Once the regeneration sequence has been established, the channels for the saturates and mono-aromatics is established by injecting a series of representative samples to be analyzed and finding the average retention channel for the initial rise of the response in the evaporative light scattering mass detector (start channel for saturates) and the average channel for the minimum between the saturates and monoaromatics (final saturates point). The point beyond the valley corresponds to the start of the monoaromatics.
Having established the channel points that distinguish between component ring types, a lube extract is run routinely as a functional quality control check.
In the article in J. Chromatography (1981) 206, 289-300, C. Bollet et al describe a high performance liquid chromatography technique that is said to be capable of analyzing a vacuum residue (boiling range above 535° C.) for saturates, aromatics, and polar compounds. The technique employs two procedures. In the first procedure, saturates are separated from aromatics and polars using a stationary phase of 10 micrometer silica-bonded alkylamine in a column 20 cm long by 4.8 mm internal diameter. The mobile phase used was n-hexane, and it is stated that for asphaltene-containing samples, cyclohexane should be used as the mobile phase to avoid precipitation of asphaltenes. The article does not state that there is complete recovery of the sample in the eluent, but the article could be interpreted as implying that there is in fact 100% sample recovery.
According to the second procedure of Bollet et al, in which separation of saturates together with aromatic compounds from polar compounds is carried out using a more polar solvent, a chromatographic column packed with Merck Lichrosorb-NH2 functionalized silica was equilibrated with a solvent comprised of 85% cyclo-hexane and 15% chloroform at a flow rate of 2.0 ml/min. 120 microgram of an Arabian heavy vacuum distillation residue (950° F.+, 510° C.+) was injected into the column in 20 microliter of cyclohexane solution. Detection was by monitoring UV absorbance at 254, 280, and 330 nm. The chromatogram generated (at 280 nm) is shown in FIG. 4a and indicates the dilution of saturates and aromatics. The flow was then reversed (backflush). Polar compounds eluted over the next 10 minutes by which time a stable baseline was reached. This is shown in FIG. 4B (UV absorbance monitored at 280 nm). A sharp peak as reported by Bollet et al was not found. This completed the Bollet et al analysis.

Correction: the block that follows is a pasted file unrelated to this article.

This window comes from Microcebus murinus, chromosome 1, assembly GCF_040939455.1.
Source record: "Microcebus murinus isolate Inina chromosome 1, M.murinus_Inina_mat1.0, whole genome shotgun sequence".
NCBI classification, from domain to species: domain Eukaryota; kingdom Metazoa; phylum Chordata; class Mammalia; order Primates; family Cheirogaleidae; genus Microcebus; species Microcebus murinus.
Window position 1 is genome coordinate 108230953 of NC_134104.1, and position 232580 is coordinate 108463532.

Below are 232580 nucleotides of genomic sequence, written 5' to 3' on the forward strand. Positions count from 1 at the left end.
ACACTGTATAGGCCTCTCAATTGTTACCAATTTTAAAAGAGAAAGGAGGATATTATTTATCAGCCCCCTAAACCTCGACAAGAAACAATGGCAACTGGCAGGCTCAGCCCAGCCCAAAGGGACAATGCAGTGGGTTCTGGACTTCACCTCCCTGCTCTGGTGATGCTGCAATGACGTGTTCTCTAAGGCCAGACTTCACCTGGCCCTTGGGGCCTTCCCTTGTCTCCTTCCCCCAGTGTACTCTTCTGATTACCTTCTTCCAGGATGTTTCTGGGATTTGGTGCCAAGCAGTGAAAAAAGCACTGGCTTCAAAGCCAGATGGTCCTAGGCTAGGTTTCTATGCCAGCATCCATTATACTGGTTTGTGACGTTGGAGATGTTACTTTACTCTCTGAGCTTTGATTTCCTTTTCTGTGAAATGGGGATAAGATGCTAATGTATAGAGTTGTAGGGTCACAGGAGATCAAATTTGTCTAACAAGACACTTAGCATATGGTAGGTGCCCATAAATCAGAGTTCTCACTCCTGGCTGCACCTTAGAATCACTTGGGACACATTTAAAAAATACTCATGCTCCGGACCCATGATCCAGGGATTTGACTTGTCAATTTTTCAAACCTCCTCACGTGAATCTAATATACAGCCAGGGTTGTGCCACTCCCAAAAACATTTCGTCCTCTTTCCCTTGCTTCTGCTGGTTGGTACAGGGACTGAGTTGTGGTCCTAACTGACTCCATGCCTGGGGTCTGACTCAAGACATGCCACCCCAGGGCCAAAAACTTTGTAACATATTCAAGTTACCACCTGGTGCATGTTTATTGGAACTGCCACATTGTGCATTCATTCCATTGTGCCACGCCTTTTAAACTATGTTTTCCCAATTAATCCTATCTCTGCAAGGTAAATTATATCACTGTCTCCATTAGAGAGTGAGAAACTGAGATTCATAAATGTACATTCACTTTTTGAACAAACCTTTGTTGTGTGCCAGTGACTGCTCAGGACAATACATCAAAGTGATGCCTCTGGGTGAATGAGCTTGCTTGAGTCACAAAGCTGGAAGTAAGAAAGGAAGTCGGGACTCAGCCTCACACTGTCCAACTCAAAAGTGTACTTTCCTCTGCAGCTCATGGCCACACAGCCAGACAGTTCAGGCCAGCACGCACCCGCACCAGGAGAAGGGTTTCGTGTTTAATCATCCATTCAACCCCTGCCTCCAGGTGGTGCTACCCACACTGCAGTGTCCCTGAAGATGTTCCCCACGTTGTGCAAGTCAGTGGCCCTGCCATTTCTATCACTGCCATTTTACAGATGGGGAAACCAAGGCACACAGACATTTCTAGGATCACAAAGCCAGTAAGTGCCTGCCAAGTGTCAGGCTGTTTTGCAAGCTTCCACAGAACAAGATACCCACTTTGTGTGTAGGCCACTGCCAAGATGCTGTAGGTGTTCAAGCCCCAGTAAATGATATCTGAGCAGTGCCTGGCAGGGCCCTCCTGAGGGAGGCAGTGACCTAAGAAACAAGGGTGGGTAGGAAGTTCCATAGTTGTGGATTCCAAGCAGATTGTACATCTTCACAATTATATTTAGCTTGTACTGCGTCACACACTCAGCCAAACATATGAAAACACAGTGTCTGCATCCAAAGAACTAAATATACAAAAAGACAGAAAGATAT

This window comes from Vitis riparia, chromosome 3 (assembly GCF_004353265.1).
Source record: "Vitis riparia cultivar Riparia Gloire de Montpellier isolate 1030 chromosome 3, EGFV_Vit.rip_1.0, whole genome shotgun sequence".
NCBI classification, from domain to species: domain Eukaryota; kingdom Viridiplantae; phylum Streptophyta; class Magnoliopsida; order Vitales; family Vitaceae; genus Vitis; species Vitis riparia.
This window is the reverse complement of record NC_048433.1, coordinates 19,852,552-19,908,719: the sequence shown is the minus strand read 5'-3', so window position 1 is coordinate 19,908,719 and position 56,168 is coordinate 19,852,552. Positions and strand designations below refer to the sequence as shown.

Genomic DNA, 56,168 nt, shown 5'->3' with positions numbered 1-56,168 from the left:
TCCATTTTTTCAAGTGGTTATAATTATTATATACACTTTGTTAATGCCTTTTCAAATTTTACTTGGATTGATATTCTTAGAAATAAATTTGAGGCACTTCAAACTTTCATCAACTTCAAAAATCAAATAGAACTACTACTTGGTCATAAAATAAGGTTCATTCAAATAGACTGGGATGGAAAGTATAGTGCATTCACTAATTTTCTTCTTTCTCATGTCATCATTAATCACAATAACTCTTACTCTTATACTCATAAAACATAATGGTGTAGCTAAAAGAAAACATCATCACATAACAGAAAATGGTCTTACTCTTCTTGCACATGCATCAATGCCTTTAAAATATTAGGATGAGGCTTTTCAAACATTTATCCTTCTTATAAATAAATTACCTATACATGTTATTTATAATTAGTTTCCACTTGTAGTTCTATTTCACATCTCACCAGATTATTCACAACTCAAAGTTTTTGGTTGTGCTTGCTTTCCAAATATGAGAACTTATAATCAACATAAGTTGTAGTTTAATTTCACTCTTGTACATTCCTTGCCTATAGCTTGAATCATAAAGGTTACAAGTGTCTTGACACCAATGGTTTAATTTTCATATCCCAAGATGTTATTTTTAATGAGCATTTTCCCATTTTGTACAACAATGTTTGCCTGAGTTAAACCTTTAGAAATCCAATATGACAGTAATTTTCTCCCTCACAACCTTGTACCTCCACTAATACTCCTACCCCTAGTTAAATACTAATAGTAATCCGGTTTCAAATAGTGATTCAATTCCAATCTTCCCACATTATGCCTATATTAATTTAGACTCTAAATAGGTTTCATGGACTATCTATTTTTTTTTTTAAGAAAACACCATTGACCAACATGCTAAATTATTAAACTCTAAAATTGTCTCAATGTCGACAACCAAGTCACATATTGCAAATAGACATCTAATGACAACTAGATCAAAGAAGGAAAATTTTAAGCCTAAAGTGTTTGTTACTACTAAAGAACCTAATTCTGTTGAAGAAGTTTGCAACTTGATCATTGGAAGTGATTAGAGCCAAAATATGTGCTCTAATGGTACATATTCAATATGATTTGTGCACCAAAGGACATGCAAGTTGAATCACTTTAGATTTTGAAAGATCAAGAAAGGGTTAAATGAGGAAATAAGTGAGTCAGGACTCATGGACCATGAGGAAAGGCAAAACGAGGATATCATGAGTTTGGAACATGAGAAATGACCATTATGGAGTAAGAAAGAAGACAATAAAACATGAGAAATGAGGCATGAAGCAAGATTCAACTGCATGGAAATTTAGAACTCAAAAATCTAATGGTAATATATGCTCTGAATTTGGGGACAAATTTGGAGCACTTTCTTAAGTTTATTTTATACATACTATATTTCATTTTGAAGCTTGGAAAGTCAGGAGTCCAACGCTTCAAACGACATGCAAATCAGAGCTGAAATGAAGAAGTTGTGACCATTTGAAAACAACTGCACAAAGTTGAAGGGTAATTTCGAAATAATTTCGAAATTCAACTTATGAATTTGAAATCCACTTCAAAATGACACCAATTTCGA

The method described by Bollet et al was compared with the method disclosed herein and, as will be seen from the following results, the Bollet et al method leaves a considerable amount of the sample material, principally polar compounds, in the column, whereas 100% recovery (or essentially 100% recovery) is achieved by the present method.
To show that polars recovery was incomplete, and as an example of one way of performing the method of the invention, the flow was reversed to its normal (forward) direction and a solvent of 90% dichloromethane and 10% isopropanol was introduced in a solvent gradient over 10 minutes. The absorbance was measured for 20 minutes during which time an additional peak due to strongly retained polars emerged at about 8 minutes (FIG. 4, which shows the absorbance at 280 nm).
Thus, the Bollet et al method leaves some of the polar material on the column. The absorbance in each of FIGS. 5a to 5c was integrated over time to obtain a measure of how much material was removed from the column in each step. The results are: